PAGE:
I've been on a Facebook kick all week, so going to wrap it up with a post that asks a question. But first, let me set it up with some background.
Let's go back to around 2004/2005 when blogs were the social medium of choice for the most part. In those days, one could leave a relevant comment on a popular blogger's blog post and almost be guaranteed traffic back to their own. (Keep in mind this predates "nofollow" tags too.)
I experienced that very phenomena myself. I'd go hang out over at Seth Godin's blog (this was during the time when he accepted both comments and trackbacks), leave a comment or two and, invariably, I'd see traffic from it back to my site. I could count on about 10 percent of that traffic staying with me too. It wasn't a bad strategy for such a nascent time.
The field is way too crowded today and blogs are a dime a dozen, so that technique doesn't work nearly so well as it used too. However, I'm of the opinion that the old is new again, this time in the form of Facebook Pages.
As previously mentioned, I've set up a Facebook Page for The Digital Handshake. One technique I'm using to market it is by finding other authors in my field who have their own Pages, becoming a fan and favoriting their Page on my own. Not only that, I'm writing Wall posts mentioning their books, sort of as a way of expressing good will and camaraderie. I'm also commenting on their Wall when it's suitable to do so (meaning when I have something to say that's relevant).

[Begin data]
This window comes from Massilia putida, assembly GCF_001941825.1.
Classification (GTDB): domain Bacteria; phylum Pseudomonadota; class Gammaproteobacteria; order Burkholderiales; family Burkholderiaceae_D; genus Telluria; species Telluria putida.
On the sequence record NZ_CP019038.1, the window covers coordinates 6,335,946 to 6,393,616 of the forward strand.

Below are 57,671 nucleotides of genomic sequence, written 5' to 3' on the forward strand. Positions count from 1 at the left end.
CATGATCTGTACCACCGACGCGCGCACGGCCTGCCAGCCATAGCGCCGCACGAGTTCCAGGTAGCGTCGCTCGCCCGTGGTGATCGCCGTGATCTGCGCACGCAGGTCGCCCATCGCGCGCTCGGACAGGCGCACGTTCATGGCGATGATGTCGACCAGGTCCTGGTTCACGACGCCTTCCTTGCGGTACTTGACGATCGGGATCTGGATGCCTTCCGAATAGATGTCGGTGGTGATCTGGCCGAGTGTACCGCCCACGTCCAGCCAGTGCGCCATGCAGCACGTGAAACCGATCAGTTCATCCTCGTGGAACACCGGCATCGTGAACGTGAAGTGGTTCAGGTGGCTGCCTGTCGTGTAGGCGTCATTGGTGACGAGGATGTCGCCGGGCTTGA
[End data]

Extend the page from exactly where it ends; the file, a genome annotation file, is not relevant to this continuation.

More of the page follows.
My question is, do you think that technique will produce similar results? Does becoming a fan of, say, Chris Brogan's new book, Trust Agents, mean that some of his fans will become mine? I think it's a possibility, though I'm not sure how to measure the effect, other than by raw numbers.
The other thing that I'm wondering is whether Facebook Pages are the nouveau riche way of marketing via Facebook, over and against using Groups, personal profiles or Ads, for example. What do you think? Feel free to weigh in.
Image courtesy of Flickr Creative Commons, Marcin Wichary, photographer